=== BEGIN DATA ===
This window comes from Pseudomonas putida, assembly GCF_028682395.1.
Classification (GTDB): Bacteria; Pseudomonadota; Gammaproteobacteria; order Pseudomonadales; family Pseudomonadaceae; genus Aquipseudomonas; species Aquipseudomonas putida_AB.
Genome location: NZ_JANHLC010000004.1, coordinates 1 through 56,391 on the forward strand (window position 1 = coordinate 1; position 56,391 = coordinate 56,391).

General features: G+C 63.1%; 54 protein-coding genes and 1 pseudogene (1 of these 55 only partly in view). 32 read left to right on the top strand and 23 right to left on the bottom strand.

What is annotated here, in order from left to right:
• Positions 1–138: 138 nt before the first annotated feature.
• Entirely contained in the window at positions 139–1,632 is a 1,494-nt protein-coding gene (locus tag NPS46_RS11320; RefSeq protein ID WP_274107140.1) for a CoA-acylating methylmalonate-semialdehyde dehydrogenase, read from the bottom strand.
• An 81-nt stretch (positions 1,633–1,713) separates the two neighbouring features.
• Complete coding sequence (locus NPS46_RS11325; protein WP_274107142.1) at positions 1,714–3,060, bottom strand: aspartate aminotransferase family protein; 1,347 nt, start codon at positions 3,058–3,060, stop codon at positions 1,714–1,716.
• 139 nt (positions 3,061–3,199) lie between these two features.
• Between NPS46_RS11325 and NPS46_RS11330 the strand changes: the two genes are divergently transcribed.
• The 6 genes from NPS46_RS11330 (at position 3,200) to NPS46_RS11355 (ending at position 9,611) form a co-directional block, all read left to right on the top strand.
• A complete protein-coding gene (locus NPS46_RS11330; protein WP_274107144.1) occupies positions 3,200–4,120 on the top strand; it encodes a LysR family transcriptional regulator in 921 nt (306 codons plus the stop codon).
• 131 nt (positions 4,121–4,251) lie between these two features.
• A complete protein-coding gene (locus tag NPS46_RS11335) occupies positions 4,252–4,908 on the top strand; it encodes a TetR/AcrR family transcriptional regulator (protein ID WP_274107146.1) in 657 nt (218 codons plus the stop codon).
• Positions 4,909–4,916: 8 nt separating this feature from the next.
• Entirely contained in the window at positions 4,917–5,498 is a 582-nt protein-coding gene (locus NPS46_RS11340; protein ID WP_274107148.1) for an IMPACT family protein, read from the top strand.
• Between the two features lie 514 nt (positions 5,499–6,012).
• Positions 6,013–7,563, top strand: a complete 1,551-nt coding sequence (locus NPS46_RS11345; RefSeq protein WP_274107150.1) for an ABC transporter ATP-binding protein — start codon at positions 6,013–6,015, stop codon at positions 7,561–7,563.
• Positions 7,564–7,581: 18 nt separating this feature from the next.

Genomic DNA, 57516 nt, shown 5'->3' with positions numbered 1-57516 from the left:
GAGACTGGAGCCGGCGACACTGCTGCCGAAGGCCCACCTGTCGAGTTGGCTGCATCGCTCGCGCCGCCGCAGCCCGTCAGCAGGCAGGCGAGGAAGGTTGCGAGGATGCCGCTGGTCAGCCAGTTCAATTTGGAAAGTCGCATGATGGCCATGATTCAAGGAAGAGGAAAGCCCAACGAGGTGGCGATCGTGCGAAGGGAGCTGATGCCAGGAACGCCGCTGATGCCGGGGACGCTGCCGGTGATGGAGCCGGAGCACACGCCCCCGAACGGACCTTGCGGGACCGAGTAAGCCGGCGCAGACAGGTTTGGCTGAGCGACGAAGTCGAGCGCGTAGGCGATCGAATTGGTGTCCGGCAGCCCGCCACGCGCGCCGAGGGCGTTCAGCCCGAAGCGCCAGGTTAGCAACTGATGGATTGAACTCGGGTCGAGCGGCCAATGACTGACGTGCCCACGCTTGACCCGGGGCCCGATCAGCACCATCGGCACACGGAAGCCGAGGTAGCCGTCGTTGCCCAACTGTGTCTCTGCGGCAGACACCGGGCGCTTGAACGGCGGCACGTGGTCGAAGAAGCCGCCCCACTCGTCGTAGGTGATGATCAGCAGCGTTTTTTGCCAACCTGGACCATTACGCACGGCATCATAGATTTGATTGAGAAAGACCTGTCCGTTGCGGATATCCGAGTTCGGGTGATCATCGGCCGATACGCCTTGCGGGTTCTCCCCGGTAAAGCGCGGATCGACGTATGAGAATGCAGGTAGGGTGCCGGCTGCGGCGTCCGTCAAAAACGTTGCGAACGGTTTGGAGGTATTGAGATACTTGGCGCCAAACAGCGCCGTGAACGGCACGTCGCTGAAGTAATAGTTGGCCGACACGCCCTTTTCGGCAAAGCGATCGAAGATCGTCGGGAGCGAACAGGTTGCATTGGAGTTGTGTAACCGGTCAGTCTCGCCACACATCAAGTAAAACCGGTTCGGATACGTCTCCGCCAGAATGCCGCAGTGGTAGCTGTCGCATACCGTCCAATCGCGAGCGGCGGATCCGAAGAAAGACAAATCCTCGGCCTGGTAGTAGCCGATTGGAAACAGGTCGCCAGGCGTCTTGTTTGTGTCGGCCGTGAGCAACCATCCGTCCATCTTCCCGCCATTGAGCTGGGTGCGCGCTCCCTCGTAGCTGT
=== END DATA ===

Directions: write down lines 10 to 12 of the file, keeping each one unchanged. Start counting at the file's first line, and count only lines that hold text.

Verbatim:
• 139 nt (positions 3,061–3,199) lie between these two features.
• Between NPS46_RS11325 and NPS46_RS11330 the strand changes: the two genes are divergently transcribed.
• The 6 genes from NPS46_RS11330 (at position 3,200) to NPS46_RS11355 (ending at position 9,611) form a co-directional block, all read left to right on the top strand.